i just have a small worry now. if it was that easy to pull the bars back in line with the wheel, is something loose or broken? i know there isnt that much involved with the steering column. i know there is triple tree shaft, a top and bottom bearing, a few lock nuts and a bolt under the handle bars. as i understand it, you dont want to tighten the lock nuts down so tight that you put pressure on your bearings, but i think the top bolt that is under the handle bars simple holds the top clamps in place? maybe that is loose or broken?

what do you guys think?
06-22-2016 06:18 PM
Drew M.

yea, i hope nothing was bent. i just got the oil seals and oil replaced on my forks. it would suck to just have to buy new ones now.

thanks for the advise. i will update you after i work on it this weekend.
06-21-2016 06:37 PM
OlHossCanada I twisted my forks off kilter about 25 or 30* from the handlebars 8 years ago when I dragged my leg for 50 feet on a guard rail, then sailed 20 or 25 feet over a ditch before hitting the opposite bank.

Six months later when I was healed up enough to do a little inspection of the bike, I loosened the clamp bolts on the triple tree a bit too much while preparing to twist the fork tubes back straight. The tubes migrated upwards an inch or so while I was twisting them. So I got my 20 something daughter to sit on the bike and lean back while it was on the center stand. This raised the front end and took the weight off the front wheel so I could finish straightening out the fork tubes and get them pulled back down into the proper position.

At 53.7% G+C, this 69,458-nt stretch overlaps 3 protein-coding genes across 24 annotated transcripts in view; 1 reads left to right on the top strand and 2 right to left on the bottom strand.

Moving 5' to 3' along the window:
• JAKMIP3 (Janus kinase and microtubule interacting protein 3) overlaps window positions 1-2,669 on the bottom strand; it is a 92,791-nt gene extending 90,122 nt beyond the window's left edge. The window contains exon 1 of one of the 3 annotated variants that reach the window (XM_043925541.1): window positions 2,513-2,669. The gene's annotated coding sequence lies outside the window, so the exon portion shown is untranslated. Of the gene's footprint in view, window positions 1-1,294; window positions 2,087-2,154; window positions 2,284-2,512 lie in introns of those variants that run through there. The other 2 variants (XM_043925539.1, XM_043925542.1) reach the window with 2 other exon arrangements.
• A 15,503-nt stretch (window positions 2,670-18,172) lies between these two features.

The OL HOSS 101 series eyeball alignment was pretty close.
Only required a minor adjustment when I finally got back on the road.
06-21-2016 04:44 PM
GoalieDave Definitely inspect for bent parts. My '95 had an alignment issue when I bought it. Loosened the lower triple clamps and "adjusted" it against a concrete parking lot lamp base. Torqued the triple clamps and went for a ride - perfect!

Over the next 2 days and about 250 miles of weekend riding, it slowly worked itself right back to where is was when I bought it.....
06-21-2016 04:41 PM
OleDirtyDoc X2 on tanner's idea.have done it on dirt bikes and my Secrary/Treasurer's bike
06-21-2016 04:28 PM
thtanner Loosen the forks and straiten it like a bike when you were a kid. (use your legs to hold the tire)

Make sure nothing was actually bent.

06-21-2016 04:08 PM
Drew M.
front end questions

GRRR!!!!! Cagers in the city are the most terrible people on the planet!

i finally had my bike running really well and last week a car "nudged" the front end while it was trying to parallel park, or when it was pulling out. either way, that "nudge" knocked the front tire out of alignment with the handle bars. i am going to take the front end off and see if i can re-align everything. i was thinking i should do some expertise mining on here, seeing as i have never had to re-align the front tire after a car hit it. So, what should i be looking for? does any one have any concerns that pop to mind that i can look out for?